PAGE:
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Question about wick tab height?


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Question?? about the wick tab height of my hemp wicks (used for container candles) since it's so important for the candle to self extinguish before burning to close to the bottom of the jar..anyway

I've talked with a couple of wick manufacturers and they tell me that industry standard for wick tab height is 6mm...my first testers (a sampling of other wicks, not hemps) were from Lonestar and they tab almost all of their wicks with 10mm height.

The hemps I've purchased from two different suppliers are tabbed with 3mm tabs and while I've not had any catastrophes in my testing I am curious about others opinions etc...

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Here's what Stimpson, a manufacturer of sustainer bases partnered with Wicks Unlimited, has to say about wick tab heights...

http://www.wicksunlimited.com/wick_clips.php

I use 6mm wick tabs, which is a median size - a little tall for votives, a little short for 4" candles. If I made BIG candles, I would increase the height to 10mm; for tealights, obviously a shorter height would be best. The entire idea there is to prevent the wick from falling over in the candle AND to force the candle to self-extinguish when the wick burns down to the top of the tab. This amount is different for larger and smaller candles, which is why different heights should be employed for different sized candles.

The LARGER issue to me is not so much the HEIGHT of the wicktab so much as that it stays totally sealed to the container at the bottom (and that any hole in the neck of the wicktab from crimping is plugged) so that the candle cannot continue to suck liquid wax into the wick from the bottom, and thus continue burning even after the wick has reached the level of the wick tab. If the wicktab does not stay sealed, the safety features of the sustainer base will fail and the candle can burn until there is virtually no wax left in the bottom of the jar.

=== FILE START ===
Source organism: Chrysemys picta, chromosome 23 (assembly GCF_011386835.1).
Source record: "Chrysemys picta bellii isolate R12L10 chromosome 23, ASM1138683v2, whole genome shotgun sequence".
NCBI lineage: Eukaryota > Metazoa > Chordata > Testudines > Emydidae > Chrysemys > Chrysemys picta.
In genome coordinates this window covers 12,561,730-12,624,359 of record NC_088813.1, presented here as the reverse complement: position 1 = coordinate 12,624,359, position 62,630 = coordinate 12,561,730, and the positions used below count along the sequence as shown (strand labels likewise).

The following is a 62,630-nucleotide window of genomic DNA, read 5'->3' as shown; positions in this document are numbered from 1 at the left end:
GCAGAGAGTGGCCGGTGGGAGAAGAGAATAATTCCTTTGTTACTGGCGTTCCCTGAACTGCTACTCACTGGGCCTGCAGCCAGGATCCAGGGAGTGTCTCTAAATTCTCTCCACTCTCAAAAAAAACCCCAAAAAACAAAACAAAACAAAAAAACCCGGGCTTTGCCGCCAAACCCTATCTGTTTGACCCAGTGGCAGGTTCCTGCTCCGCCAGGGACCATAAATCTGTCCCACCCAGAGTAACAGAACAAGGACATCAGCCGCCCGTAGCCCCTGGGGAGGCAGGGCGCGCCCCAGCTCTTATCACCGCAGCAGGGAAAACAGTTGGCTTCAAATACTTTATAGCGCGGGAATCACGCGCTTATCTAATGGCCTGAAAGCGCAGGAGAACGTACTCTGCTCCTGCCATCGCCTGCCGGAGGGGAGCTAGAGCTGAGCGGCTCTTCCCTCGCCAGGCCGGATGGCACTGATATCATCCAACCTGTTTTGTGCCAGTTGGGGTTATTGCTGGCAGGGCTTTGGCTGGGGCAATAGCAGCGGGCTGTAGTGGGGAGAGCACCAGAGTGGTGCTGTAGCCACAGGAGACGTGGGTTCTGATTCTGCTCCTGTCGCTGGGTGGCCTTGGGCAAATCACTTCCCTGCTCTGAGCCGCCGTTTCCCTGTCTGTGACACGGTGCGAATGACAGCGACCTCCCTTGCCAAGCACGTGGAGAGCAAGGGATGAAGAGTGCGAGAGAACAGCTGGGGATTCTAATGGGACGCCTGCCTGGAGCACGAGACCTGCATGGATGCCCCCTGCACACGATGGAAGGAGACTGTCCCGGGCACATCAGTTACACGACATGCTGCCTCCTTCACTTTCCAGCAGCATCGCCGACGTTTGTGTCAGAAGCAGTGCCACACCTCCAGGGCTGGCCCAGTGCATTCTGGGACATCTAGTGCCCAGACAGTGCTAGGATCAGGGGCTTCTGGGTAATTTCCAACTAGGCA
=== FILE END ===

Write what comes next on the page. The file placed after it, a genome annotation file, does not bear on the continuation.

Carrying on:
IMHO, anything a candlemaker can do to improve the safety of burning their candles is a good thing. Unless one is wicking tealights, the 3mm height is too short for my purposes and goals. HTH :)

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I think the other factor is the jar itself. If using a jar that is convex on the bottom (curves up in the middle) like a mason, a taller wick tab is a waste of wax. If using a flat bottom container like a tin, a taller tab is better. I use RTV sealant (high temperature silicone caulk) to affix my tabs to the bottom of my jars and use enough to really squish the wicktab down. This TOTALLY seals the bottom of the tab to the jar and the most the tube costs is $6 and it can do hundreds of containers. Well worth the cost to KNOW that your tab is gonna work right.

-Kristi

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I use RTV sealant (high temperature silicone caulk) to affix my tabs to the bottom of my jars and use enough to really squish the wicktab down. This TOTALLY seals the bottom of the tab to the jar and the most the tube costs is $6 and it can do hundreds of containers. Well worth the cost to KNOW that your tab is gonna work right.